You are probably all too familiar with the annoying yellow warning bar in that appears in Internet Explorer when you open WebHelp files directly on your own computer. Google Chrome also has problems with local WebHelp files, although they display fine in Chrome online. Without a web server environment, browsers like Internet Explorer and Chrome are unable to confirm the security of active features in HTML files and they block them to be on the safe side.
Help+Manual 2 Go (HM2Go) is a tiny server in a single 1.5mb EXE file. When you open your WebHelp output automatically after publishing it, Help+Manual opens it in HM2Go so that all browsers display it correctly.
If you are distributing WebHelp for local viewing you can install HM2Go and be sure that the help will display properly, even if it opens in browsers with defective local HTML handling like IE and Chrome. HM2Go is royalty-free and very easy to deploy and works both on hard disks and on removable media like CDs and DVDs. There are just two switches in the command line:
The HM2Go server is started automatically if you activate the option for displaying your help output in the Publish page (Display file when publishing is complete). Once it is running you will see its icon in the system tray notification area in the Windows Taskbar, with options for exiting and configuring:
Configuring HM2Go locally:
Just right-click on the HM2Go taskbar icon and select Configure. You can set the port it uses and the timeout after which it will exit automatically if it is not used for the number of minutes you specify. The standard port is 80 and you will only need to change this if you are already running another web server on your computer. A good range of ports that are guaranteed to be free is from 8805 - 8872. Any number between those values is generally safe to use. The port and timeout settings will be saved and used the next time HM2Go is started.
Opening HTML pages with HM2Go when it is running:
Once HM2Go is running you can open any local HTML pages (for example your WebHelp) with it by entering its IP address in the address field of your web browser. If you have changed the port you also need to enter the port number. The normal address with the standard port (80) is http://127.0.0.1 , and you just need to add the absolute path to the file you want to open after it like this:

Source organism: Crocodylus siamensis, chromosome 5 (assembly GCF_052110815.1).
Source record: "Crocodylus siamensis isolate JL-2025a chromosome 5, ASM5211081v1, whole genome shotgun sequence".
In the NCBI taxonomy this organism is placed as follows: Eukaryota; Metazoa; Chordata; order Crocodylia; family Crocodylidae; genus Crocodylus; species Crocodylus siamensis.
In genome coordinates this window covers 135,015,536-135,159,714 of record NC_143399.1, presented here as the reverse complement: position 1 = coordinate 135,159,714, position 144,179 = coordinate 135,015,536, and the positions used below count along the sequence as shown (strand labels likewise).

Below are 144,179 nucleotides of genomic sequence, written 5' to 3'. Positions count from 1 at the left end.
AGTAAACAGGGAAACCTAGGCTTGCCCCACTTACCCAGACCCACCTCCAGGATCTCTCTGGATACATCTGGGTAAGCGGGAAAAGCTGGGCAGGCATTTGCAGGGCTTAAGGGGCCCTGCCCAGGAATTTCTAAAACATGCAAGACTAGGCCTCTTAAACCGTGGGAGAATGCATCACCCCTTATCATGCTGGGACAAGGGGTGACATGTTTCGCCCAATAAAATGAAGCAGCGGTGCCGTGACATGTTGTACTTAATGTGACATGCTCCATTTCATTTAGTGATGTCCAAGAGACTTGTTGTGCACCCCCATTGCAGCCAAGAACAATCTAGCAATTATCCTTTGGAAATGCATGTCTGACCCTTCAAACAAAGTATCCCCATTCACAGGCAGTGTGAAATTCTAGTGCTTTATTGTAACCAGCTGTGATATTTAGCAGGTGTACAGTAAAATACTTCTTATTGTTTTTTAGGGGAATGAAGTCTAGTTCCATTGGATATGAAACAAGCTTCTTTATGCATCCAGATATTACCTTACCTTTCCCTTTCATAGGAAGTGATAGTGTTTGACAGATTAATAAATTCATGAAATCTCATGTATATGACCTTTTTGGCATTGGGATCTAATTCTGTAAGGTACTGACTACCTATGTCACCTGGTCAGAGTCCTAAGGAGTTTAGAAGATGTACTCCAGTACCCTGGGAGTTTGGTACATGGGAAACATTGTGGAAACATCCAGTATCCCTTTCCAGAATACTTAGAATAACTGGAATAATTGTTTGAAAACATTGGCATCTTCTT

Use plus (+) characters instead of spaces.
If you have changed the port address to anything except 80 you need to include the port number in the URL, directly after the IP address and preceded by a colon, like this:
Relative paths in the browser URL:
In addition to the absolute URL shown in the examples above, you can also use a relative URL for accessing the help. The path is always relative to the location of the HM2GO.EXE file when it is started. For example, if the help is in a sub-folder called HELP in the folder where the HM2GO.EXE program file is stored and started, you can also use this URL:
HM2Go can be distributed with your own WebHelp and used to display it with the user's default web browser, avoiding all problems normally associated with opening WebHelp locally without a server. This also works with WebHelp distributed on CDs and DVDs. It will run fine directly from the CD/DVD.
How to get the HM2Go program file:
If you are using Help+Manual the HM2Go.exe file is located in the Help+Manual program directory. Just copy it from there to use it. All you need is this single EXE file. It is easiest to save it in the same folder as your WebHelp files to use it.